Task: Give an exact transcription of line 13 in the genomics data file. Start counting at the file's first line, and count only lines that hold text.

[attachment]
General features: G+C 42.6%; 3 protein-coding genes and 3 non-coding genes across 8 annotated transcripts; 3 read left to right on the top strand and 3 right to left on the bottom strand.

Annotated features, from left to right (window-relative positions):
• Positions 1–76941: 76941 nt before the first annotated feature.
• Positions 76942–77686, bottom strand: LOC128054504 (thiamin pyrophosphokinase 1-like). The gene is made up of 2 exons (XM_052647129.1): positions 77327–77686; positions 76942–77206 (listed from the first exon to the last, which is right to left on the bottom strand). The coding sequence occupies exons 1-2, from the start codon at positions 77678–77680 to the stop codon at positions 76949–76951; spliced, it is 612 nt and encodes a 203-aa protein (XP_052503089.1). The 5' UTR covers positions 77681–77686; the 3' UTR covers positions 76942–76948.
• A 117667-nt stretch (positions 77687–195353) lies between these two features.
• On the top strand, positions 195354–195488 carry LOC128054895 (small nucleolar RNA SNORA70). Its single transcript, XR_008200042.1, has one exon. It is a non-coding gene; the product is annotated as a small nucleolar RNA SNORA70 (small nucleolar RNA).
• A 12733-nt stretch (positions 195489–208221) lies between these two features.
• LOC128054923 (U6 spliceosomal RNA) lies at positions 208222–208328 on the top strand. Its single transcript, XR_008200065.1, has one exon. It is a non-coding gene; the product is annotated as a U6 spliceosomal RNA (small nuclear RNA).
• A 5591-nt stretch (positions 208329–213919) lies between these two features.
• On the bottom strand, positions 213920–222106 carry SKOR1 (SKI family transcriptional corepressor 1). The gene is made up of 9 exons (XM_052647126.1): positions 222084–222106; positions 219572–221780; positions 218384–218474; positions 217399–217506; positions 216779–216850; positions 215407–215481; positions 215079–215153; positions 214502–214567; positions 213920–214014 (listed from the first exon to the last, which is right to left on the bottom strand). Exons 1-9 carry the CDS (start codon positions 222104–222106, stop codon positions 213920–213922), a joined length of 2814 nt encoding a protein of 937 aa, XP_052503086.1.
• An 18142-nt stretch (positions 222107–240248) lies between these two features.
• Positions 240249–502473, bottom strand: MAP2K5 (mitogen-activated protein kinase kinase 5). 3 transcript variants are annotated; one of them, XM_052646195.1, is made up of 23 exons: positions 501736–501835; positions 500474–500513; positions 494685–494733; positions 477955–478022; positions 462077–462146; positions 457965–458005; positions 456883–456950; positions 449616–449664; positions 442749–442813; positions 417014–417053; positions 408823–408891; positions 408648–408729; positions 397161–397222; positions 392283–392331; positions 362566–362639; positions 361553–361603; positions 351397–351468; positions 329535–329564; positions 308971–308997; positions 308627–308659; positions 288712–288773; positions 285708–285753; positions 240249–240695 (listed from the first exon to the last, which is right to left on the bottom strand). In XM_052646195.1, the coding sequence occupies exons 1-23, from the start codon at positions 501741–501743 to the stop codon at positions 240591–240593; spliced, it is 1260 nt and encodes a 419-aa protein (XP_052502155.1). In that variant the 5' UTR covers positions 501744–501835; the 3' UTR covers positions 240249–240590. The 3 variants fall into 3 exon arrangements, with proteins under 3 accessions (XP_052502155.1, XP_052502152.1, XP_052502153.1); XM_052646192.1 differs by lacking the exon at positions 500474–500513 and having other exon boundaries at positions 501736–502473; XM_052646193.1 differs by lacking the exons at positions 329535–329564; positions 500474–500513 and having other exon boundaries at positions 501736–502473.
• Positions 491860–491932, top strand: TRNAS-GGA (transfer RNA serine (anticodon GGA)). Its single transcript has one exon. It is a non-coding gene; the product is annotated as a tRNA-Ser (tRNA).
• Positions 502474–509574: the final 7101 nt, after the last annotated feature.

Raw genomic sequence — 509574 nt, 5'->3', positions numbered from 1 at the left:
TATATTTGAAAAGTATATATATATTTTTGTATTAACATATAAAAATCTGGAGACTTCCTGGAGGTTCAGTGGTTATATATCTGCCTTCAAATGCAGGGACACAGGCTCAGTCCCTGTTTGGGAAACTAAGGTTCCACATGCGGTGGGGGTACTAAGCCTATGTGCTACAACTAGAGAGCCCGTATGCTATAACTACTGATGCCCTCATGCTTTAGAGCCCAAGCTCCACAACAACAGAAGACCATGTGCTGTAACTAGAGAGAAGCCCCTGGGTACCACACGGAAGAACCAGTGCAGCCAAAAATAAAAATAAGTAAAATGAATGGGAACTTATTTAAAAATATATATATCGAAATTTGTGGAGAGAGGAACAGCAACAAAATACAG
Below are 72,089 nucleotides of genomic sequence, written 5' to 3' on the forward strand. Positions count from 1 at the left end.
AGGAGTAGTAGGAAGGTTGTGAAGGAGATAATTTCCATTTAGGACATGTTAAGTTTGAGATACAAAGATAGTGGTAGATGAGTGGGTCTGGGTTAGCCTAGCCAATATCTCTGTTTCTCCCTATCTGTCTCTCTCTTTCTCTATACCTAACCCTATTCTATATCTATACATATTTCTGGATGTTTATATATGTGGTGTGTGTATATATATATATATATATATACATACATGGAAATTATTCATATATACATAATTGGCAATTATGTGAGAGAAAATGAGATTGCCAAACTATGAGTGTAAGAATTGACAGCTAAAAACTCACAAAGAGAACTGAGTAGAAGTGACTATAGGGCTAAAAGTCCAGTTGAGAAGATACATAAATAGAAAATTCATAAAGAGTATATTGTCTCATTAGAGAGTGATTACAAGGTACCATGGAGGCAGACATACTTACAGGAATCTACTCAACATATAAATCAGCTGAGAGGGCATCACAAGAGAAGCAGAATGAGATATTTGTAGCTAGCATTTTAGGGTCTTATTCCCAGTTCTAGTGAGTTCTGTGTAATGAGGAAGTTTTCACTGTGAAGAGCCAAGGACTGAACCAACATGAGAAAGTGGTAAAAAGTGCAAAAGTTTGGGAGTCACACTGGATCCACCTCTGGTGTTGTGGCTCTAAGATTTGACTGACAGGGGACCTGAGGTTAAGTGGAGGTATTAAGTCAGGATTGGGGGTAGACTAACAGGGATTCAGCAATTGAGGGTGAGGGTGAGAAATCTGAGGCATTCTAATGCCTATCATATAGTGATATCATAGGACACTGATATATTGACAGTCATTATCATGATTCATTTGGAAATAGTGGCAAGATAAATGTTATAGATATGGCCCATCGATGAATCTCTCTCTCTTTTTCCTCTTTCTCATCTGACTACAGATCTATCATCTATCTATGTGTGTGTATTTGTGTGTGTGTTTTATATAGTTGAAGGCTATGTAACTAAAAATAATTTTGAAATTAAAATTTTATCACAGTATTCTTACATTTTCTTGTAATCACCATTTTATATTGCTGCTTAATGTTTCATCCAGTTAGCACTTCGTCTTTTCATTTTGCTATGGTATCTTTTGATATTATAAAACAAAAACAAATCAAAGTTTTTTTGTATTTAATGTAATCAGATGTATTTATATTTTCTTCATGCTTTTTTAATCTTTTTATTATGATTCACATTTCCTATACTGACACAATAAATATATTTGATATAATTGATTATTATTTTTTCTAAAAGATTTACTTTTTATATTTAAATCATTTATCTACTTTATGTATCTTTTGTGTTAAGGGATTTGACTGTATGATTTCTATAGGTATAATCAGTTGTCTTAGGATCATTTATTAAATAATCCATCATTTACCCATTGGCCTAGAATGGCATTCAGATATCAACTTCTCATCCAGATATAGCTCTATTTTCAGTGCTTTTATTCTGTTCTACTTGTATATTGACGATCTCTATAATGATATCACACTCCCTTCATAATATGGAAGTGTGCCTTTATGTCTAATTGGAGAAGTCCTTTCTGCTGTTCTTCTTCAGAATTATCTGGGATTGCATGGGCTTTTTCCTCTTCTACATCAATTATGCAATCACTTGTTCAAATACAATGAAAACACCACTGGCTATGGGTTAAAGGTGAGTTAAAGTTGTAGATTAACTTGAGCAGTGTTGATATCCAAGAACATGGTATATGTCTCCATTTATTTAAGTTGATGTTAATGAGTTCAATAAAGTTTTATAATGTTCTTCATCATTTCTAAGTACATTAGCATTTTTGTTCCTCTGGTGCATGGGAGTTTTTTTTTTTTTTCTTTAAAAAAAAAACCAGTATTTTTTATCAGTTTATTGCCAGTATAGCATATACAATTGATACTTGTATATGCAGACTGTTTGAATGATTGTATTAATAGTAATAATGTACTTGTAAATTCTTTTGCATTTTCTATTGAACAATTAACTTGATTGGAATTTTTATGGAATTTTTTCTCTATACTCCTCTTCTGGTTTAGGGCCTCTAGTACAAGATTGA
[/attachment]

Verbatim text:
• Positions 491860–491932, top strand: TRNAS-GGA (transfer RNA serine (anticodon GGA)). Its single transcript has one exon. It is a non-coding gene; the product is annotated as a tRNA-Ser (tRNA).